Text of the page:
Gust-alleviation systems are a specialized form of airplane automatic pilots, designed to reduce structural loads and to improve ride quality in rough air. These systems are of less interest now than formerly because modern airplanes can fly above turbulence or use weather radar to avoid storms. A complete historical review of gust-alleviation systems is available in a NASA Monograph (Phillips, 1998).

Faceted Airframe Issues

The Lockheed F-117A’s faceted airframe flies in the face of conventional aero­dynamic wisdom, which requires smooth surfaces to maintain attached flow under the widest possible ranges of angles of attack, sideslip, and angular velocities (Figure 22.1). On the other hand, the aerodynamic forces and moments of faceted airframes are reasonably linear functions of these variables for sufficiently small ranges.

Large-wing sweepback, 67 1/2 degrees in the case of the F-117A, extends the linear ranges somewhat, making facet edges into side edges instead of breaks normal to the flow direction. Still, the stability and control engineer who is faced with a faceted airframe such as the F-117A must expect to restrict flight parameters in order to avoid nonlinear and unstable aerodynamic moments that exceed available control power. The F-117A was originally called “The Hopeless Diamond” by Lockheed aerodynamicists.

Faceted Airframe Issues

Figure 22.1 Faceted structure of the Lockheed F-117A Stealth Fighter. (From Lockheed Advanced Development Company, J. W. Ragsdale)

On the F-117A, the angle of attack is hard-limited, but sideslip angles are unlimited with the landing gear down for cross-wind landings. With landing gear up, the sideslip angle is nulled by closed-loop control, a normal loop closure. F-117A longitudinal static margins are low or negative within the angle-of-attack limit range, but air combat maneuvers can be made within that range. Severe pitchups and pitchdowns occur outside of the angle-of-attack limit range (Farley and Abrams, 1990). Without augmentation, the airplane is directionally unstable over large parts of its operational envelope.

The four F-117A elevons have relatively large travels of 60 degrees up and down, which are necessary to deal with nonlinear and unstable moments within the angle-of-attack limit range. The two vertical tails are all-moving, for the same reason. The F-117A has quadruple fail-safe fly-by-wire controls, using F-16 technology. An 18-foot-diameter brak­ing parachute doubles as a spin chute, an unusual feature for a service airplane. Nominal landing speed is 160 knots, at an angle of attack of 9 1/2 degrees.

The First Flying Qualities Specification

Edward P Warner, acting as a consultant to the Douglas Aircraft Company in the design of the DC-4E transport, has the distinction of having first embodied flying qualities research into a specification that could be applied to a new airplane design, much as characteristics such as strength and performance had been specified previously. Warner’s 1935 requirements were based on interviews with airline pilots, industrial and research test pilots, and NACA staff engineers. Warner also recognized the need to put flying qualities requirements on a sounder basis by instrumented flight tests correlated with pilot opinions.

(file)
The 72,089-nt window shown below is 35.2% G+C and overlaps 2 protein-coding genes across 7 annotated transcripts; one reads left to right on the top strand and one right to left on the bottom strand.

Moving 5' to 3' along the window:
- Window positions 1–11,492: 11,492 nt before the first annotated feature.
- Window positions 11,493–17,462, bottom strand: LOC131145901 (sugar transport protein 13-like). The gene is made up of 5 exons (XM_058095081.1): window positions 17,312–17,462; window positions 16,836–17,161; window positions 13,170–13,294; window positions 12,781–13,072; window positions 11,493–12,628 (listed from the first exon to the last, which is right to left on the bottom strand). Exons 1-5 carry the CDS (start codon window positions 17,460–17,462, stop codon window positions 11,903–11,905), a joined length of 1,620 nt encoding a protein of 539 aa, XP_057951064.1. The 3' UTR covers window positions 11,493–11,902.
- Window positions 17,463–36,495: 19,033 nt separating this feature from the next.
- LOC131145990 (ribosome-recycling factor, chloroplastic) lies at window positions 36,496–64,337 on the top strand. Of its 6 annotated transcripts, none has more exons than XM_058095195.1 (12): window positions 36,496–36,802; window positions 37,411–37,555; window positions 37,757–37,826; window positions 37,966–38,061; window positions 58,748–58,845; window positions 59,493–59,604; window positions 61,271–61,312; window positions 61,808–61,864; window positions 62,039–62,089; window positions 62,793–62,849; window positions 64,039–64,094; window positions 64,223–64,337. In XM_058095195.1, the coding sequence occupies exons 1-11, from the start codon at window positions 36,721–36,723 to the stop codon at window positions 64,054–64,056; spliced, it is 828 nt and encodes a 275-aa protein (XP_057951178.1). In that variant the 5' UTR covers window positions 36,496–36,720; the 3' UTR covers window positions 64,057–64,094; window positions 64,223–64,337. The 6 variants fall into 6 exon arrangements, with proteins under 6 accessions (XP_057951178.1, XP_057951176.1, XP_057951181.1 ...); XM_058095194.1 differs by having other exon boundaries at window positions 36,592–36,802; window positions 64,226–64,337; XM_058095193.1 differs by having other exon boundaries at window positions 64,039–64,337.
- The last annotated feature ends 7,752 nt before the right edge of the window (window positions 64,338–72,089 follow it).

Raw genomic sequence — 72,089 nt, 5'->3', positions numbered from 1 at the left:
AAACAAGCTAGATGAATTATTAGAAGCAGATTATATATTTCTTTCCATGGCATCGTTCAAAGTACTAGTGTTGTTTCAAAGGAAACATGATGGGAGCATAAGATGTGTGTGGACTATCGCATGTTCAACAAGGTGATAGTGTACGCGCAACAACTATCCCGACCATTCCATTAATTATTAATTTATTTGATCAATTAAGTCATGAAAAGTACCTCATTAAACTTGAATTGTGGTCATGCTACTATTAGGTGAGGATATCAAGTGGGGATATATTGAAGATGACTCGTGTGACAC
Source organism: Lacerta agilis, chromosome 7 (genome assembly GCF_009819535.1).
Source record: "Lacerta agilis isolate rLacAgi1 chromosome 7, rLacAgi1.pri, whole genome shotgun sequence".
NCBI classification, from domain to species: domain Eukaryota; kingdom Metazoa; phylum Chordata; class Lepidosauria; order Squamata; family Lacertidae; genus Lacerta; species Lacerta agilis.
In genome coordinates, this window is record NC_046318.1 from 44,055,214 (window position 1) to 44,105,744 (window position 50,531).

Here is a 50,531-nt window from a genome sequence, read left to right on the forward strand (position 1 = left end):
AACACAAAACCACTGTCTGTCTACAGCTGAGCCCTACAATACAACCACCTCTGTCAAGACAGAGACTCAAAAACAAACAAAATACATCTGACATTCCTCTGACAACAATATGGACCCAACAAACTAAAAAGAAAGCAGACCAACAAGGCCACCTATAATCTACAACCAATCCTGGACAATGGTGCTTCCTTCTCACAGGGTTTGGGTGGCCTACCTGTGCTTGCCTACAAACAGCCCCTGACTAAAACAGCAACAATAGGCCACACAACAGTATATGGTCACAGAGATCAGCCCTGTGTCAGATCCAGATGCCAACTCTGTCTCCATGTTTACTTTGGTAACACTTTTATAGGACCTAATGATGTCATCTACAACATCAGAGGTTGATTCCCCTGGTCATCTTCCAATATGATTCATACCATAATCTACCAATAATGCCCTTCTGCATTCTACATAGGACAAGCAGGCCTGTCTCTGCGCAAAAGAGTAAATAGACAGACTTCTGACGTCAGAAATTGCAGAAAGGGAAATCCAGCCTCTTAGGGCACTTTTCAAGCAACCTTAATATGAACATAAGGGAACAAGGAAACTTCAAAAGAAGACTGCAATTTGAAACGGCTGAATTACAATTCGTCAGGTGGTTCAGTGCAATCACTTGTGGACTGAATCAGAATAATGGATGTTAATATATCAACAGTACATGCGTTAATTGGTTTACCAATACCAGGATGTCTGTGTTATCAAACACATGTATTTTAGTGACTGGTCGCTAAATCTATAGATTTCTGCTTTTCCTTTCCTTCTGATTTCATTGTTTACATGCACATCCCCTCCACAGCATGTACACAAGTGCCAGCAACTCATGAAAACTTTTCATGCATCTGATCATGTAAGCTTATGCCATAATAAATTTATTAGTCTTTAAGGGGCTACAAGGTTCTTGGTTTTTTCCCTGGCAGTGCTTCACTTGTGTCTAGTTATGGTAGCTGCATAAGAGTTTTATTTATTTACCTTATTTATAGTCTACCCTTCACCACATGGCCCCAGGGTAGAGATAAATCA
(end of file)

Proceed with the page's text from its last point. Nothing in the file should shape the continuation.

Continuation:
3.2 Hartley Soule and Floyd Thompson at Langley

Warner’s ideas were picked up by the NACA (Warner was, after all, a member of the main committee; his ideas counted), and the grand comprehensive attack on airplane flying qualities started. The authorizing document was NACA Research Authorization number 509, “Preliminary Study of Control Requirements for Large Transport Aircraft” (Hansen, 1987). Hartley A. Soule (Figure 3.3), a portly, worldly-wise staff member at the NACA Langley Aeronautical Laboratories in Hampton, Virginia, ran tests the following year (1936) that attempted to correlate the long-period longitudinal or phugoid mode of motion with pilots’ opinions on handling qualities. The phugoid motion involves large pitch attitude and height changes at essentially constant angles of attack. Eight single-engine airplanes were tested by Soule and his group. This pioneering attempt showed that neither period nor damping of the phugoid motion had any correlation with pilot opinion.

However, the NACA was fairly launched on the idea of correlating flying qualities mea­surements with pilots’ opinions. Soule and his associate, Floyd L. Thompson, outlined the practical steps needed to carry out Warner’s ideas. Flying qualities had to be defined “in terms of factors known to be susceptible of measurement by existing NACA instruments or by instruments that could be readily designed or developed.”

Thompson and Soule started with what we would now call a set of “straw man” require­ments based on Warner’s work, but modified to be measurable by NACA’s instruments. They used a Stinson Reliant SR-8E single-engined high-wing cabin airplane (Figure 3.4) for the tests. It turned out that the only instruments that needed to be specially developed for the Stinson tests were force-measuring control wheel and rudder pedals. These used hydraulic cells developed by the Bendix Corporation as automobile brake pedal force indicators.

The “straw man” NACA requirements seemed to ignore Soule’s previous findings of the unimportance of the longitudinal phugoid motion, and a reasonably well-damped oscillation of period not less than 40 seconds was specified. Even more curiously, F. W. Lanchester’s research on the phugoid period was quite overlooked in the straw man requirements, although Lanchester’s results were given in the well-known 1934 “Dynamics of the Airplane,” by B. Melvill Jones, which was included in Volume V of W. F. Durand’s Aerodynamic Theory. Lanchester had shown that the phugoid period for all aircraft was linearly proportional to airspeed and would invariably fall below the required 40 seconds at airspeeds under about 150 miles per hour.